Major report on 'Developing a Bill of Rights' for the UK

The UK Equality and Human Rights Commission has just released a major research report on ‘Developing a Bill of Rights for the UK’. The report aims to ‘identify and explore best practice processes for developing a new Bill of Rights for the UK’.  The report analyses evidence from related domestic and international experiences (including the ACT, Victoria and Australia) and identifies key principles to underpin the development of a Bill of Rights, regardless of which political party is in power.

The Human Rights Law Resource Centre was interviewed for the research and is extensively and positively cited through the report.

The key finding and recommendations as to the process of creating a Bill of Rights include that it be:

  • Non-regressive: Any future UK Bill of Rights should not dilute existing protection provided by the HRA, either in relation to the specific rights protected, or by weakening the existing machinery for the protection of Convention rights.  Any process that starts from a premise of going backwards would set a damaging precedent internationally.
  • Transparent: Politicians should be transparent about the purpose of a Bill of Rights and the terms of reference and methods of the process by which they propose to create it.  This entails a clear procedural commitment to act on the results of public consultation and deliberation within clearly articulated parameters.
  • Independent: The body running the process should be demonstrably non-partisan, independent of government and have no vested interest in the outcome.
  • Democratic: For the outcome to be seen as having democratic legitimacy, the process must also be democratic.  This principle recognises that Bills of Rights are not only a constraint on the exercise of arbitrary power; they are also a positive instrument to enable relatively powerless groups to have an effective say in the democratic process.
  • Inclusive: The process should place the highest premium on eliciting the views and experiences of groups whose human rights are most vulnerable to being breached, and should give those voices an elevated status in the assessment of responses and in the final outcome.
  • Deliberative and participative: The process should be an exercise in building citizenship, not merely ‘market research’.  It should provide multiple opportunities for participation and, ideally, properly constructed forum(s) for deliberation which should be used to educate and invigorate the wider consultation.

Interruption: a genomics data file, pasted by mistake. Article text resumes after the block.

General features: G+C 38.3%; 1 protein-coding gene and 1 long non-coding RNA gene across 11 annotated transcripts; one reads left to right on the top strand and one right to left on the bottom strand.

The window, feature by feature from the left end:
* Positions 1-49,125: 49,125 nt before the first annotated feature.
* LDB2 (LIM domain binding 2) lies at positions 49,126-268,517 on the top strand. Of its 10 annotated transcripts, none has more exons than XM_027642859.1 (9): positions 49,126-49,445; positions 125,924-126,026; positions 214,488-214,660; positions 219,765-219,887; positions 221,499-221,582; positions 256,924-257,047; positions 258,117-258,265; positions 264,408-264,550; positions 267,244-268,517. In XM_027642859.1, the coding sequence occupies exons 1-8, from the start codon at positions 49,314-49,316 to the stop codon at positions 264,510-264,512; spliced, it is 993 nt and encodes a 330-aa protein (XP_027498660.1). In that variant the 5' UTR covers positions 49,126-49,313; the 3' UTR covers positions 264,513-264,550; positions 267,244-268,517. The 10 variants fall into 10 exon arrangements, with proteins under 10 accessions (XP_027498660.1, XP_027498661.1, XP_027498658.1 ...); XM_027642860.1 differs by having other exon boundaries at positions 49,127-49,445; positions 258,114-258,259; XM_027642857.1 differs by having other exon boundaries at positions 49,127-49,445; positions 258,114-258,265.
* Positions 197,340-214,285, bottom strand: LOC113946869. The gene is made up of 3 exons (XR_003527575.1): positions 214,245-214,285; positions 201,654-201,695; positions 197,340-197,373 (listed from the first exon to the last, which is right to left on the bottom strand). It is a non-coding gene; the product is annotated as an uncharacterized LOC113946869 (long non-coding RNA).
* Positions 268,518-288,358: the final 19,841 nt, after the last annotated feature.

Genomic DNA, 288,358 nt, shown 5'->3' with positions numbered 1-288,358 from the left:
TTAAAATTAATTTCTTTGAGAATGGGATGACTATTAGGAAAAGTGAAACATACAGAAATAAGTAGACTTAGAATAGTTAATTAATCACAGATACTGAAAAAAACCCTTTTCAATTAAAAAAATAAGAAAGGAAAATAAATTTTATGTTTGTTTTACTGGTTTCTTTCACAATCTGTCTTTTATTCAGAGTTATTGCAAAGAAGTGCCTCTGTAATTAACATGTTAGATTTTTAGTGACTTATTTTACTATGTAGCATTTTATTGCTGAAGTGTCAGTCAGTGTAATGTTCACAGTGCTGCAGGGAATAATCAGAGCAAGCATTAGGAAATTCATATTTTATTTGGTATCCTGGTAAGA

• Educative: The public should be informed to the greatest extent possible about existing human rights protections and options for building on them, and about their duty to respect the rights of others.  A minimum requirement is the provision of accessible and impartial information and the correction of myths and misperceptions about human rights and the HRA.
  • Evidence-based: Actors concerned with the protection and promotion of human rights should advocate for a concordat that would bind all parties that signed it to certain rules of engagement; principally, an agreement not to use language or bring stories into the public domain that knowingly distort the purported impact of human rights and the HRA.  This would help to ensure that all parties commit themselves to a process which is avowedly educative and non-partisan and does not trade in myths or seek to use the Bill of Rights as a proxy for unrelated issues.
  • Reciprocal: The process should be a two-way dialogue in which the government, too, is educated.  The imprint of the process must be visible and acknowledged in the final outcome.
  • Timed: Any process should have a clear timeframe with, at a suitable juncture, a momentum-building phase.  It should not be indeterminate.
  • Political commitment:  The process should be adequately resourced and there should be a political commitment to act on the outcome of consultation.